The soap has been brought 'to trace' and I'm whisking in the natural colorant. Some colorants are added at trace, some are added to the oils at the beginning. It all depends upon the recipe and the colorant used.
In this case, I am using a fragrance oil to scent this soap. This fragrance oil has a high enough flash point (the point at which the scent will burn off) that I don't need to worry about losing it during the cooking process.
*There are different methods of soapmaking, among them, these three:
Cold Process: The soap has been brought to trace, all the colorant and scenting oils have been mixed in, and the soap has been poured into the mold. The soap stays in the mold for 26 hours before it's cut into bars. Cold Process takes the longest to cure, for it's curing (going through the saponification process) at room temperature. Any of my cold process soaps are cured for 4-6 weeks minimum.
Saponification: Think of the oils and the lye water as enemies equally matched (that's where exact measurement of oils and lye and distilled water comes in!). During saponification, all the lye soldiers fight with all the oil soldiers and they completely cancel each other out. By the time saponification is complete, there are no lye soldiers and there are no oil soldiers. There is only soap. (Yes, I homeschooled for many years and I can hear myself saying stuff like this to my kids.)It's like hydrogen, oxygen, and water. oh nevermind.(Thank you, Bethany, water was a good example, but I'm stuck on those lye and oil soldiers.)
Hot Process: After bringing to trace, the soap is cooked in the oven where it goes through the saponification process BEFORE it is put into the mold. In hot process, fragrance oils and essential oils are sometimes added after the cook.
Cold Process Oven Process: This is when after the soap is brought to trace, all botanicals, colorants, and essential oils have been stirred in, and the soap is poured into the mold - just like in Cold Process, BUT, now it goes into the oven for a specified temp and time and then the oven is turned off and the soap finishes curing in the oven as the oven cools down.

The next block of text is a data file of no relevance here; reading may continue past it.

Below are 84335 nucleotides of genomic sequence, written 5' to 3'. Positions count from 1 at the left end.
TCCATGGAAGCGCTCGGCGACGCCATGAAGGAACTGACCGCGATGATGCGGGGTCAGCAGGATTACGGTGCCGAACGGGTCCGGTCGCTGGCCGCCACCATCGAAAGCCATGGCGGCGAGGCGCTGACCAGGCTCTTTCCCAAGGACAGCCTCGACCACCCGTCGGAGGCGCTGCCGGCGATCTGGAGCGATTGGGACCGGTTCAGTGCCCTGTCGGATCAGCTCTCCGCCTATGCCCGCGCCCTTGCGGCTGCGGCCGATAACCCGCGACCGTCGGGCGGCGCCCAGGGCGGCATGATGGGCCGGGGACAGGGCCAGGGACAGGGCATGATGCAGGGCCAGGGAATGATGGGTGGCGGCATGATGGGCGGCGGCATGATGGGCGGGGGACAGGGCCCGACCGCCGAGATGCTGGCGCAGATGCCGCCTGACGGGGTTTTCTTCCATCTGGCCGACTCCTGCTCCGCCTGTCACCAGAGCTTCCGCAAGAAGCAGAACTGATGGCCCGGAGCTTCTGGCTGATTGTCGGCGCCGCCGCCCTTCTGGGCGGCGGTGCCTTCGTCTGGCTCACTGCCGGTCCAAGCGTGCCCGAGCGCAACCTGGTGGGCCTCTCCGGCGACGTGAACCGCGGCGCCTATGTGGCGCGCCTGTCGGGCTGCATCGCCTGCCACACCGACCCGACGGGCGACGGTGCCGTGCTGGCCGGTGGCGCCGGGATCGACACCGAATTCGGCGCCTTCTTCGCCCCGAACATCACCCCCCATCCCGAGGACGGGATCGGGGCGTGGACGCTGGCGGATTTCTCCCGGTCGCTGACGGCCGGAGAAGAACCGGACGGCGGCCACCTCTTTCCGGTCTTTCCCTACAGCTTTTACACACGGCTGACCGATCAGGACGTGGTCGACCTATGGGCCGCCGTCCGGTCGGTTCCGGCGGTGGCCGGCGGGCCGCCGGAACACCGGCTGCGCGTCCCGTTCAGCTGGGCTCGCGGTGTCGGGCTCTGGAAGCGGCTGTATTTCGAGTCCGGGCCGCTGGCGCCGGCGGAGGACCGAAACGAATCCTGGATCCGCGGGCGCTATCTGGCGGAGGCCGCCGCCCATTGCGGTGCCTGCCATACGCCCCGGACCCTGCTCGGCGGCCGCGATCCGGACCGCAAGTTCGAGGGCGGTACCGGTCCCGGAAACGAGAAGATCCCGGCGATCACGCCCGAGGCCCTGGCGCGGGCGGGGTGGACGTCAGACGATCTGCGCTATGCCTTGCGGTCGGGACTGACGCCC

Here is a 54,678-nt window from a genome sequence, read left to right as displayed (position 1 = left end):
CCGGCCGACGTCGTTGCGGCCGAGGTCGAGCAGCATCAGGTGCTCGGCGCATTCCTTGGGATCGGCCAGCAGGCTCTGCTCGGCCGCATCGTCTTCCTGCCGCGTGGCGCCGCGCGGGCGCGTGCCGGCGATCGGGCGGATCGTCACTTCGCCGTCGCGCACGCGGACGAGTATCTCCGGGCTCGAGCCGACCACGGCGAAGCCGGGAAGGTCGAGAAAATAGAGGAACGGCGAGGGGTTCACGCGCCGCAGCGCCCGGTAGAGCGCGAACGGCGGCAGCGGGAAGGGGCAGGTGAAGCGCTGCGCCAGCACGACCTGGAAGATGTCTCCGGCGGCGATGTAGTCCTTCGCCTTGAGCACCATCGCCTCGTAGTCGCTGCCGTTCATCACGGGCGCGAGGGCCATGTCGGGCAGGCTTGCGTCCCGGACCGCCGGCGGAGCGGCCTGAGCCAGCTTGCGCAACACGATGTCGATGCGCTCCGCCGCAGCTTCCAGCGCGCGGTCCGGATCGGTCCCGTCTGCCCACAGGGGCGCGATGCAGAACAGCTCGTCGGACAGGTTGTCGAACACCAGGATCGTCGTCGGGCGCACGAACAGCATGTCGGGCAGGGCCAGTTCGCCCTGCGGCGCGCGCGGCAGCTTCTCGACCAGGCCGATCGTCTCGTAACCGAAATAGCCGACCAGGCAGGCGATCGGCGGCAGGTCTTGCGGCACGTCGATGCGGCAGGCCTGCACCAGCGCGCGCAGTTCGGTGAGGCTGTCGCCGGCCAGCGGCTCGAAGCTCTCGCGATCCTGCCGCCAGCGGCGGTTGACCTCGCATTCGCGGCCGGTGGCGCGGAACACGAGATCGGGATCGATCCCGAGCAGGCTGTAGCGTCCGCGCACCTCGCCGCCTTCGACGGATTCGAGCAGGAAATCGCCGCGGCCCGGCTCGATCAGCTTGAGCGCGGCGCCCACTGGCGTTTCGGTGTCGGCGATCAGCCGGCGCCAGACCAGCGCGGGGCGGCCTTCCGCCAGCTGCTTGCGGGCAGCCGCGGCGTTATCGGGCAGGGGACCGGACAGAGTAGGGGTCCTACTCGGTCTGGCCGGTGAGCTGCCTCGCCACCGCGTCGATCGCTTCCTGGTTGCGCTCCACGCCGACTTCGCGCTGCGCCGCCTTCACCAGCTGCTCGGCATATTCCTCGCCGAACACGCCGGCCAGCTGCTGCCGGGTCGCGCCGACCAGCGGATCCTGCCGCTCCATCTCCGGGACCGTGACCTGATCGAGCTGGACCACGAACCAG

I've got my mold lined and ready. My dear hubby made me three soap molds to my specifications. Two of them have removable partitions so that I can make smaller batches of soap - as needed. Also the ends are removable. That really helps in getting the soap out of the mold! I line the wood molds with freezer paper, shiny side up. Works beautifully!
This is the [hot process] soap after it has cooked. I test it to make sure the pH isn't too high. Some people use pH-testing drops, but I do the tongue test. So far, it's been just right and I've not zapped my tongue - ever. But I have noticed that I have no sense of taste anymore. (JUST KIDDING.)
The soap at this stage is like semi-melted ice cream in consistency. I stir it, then scoop it into the wood mold. It' s good idea to smack the mold against the counter a few times as you're adding the soap, so that all the corners of the mold get filled. At this point, the soap is starting to set up, so it's important to work FAST.
The soap after having been scooped into the mold. It will remain there overnight, and in the morning I will cut it into bars and set them on the drying/curing racks. There they will be turned 90 degrees every day for a few weeks.
Last is the labeling and shipping. So there you have it!
Why handcrafted soaps? Because they don't have all the nasty chemicals that many soaps have, they lather nicely without drying your skin, and only natural ingredients are used. Each of my soaps comes with a label that lists the ingredients. I never ever use animal products or artificial colorants. All my oils are top quality and my soaps are scented with essential oils and/or a good quality fragrance oil. They also last a looooong time! Setting your bar of soap on a slotted soap dish, keeping it out of the water and letting it dry between uses will extend the soap life.
I hope this little tutorial has answered some of your questions about homemade soap.
...and more! Check out all my handcrafted soaps at
Thank you, Judy! Judy is too modest and sweet to say this herself, so I will. I can personally tell you that her soaps are awesome!! The only problem I have with them is deciding what "flavor" to get when I order from her!
My name is Nicole and I was one of the lucky people Terri chose to be a guest on her blog this month. My project for this month is a Trash-To-Treasure Beach Themed Memo board/chalkboard.